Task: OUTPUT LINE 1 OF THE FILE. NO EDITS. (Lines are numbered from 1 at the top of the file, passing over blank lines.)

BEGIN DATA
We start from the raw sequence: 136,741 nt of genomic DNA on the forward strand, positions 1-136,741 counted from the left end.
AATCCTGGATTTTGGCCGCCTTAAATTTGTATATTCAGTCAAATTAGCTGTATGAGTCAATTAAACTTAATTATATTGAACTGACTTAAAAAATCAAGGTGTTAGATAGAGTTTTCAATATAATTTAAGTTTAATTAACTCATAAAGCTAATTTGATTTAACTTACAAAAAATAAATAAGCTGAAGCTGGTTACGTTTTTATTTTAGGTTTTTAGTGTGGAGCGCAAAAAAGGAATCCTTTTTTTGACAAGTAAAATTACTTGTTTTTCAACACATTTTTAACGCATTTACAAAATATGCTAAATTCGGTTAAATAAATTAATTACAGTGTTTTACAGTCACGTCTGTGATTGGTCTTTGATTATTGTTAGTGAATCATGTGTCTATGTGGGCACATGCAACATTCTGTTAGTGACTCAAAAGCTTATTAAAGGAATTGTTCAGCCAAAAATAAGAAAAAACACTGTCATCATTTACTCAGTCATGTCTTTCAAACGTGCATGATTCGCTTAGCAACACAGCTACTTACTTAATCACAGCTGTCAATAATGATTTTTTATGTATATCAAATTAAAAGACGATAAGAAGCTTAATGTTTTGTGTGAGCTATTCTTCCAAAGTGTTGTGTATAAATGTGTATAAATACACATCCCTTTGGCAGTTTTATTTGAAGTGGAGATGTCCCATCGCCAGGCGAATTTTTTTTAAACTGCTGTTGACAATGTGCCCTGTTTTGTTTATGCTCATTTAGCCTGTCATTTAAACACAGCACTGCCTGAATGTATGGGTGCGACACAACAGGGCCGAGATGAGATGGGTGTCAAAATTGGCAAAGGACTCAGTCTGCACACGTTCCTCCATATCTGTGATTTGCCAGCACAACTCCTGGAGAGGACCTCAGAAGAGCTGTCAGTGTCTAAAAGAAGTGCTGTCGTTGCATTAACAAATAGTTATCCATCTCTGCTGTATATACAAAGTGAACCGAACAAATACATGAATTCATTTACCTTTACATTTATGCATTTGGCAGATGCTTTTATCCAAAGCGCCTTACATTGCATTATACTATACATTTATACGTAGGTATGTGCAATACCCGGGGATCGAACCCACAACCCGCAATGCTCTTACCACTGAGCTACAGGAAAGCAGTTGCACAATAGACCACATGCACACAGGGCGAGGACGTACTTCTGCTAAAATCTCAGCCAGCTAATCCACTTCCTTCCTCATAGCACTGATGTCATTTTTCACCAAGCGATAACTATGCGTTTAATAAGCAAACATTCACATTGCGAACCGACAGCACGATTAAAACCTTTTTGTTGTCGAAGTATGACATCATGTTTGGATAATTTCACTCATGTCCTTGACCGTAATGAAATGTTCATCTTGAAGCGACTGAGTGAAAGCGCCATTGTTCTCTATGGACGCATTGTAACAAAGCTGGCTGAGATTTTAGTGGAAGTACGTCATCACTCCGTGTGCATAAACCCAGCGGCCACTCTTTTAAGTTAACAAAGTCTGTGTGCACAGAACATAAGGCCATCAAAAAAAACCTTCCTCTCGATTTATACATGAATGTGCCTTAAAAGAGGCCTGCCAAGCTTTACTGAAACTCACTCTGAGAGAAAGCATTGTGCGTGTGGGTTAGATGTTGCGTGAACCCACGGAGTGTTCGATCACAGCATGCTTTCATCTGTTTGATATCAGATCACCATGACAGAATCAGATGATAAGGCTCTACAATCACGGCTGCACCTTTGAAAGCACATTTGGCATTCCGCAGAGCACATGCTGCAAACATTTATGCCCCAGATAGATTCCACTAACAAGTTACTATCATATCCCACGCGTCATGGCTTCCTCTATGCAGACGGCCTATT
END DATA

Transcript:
We start from the raw sequence: 136,741 nt of genomic DNA on the forward strand, positions 1-136,741 counted from the left end.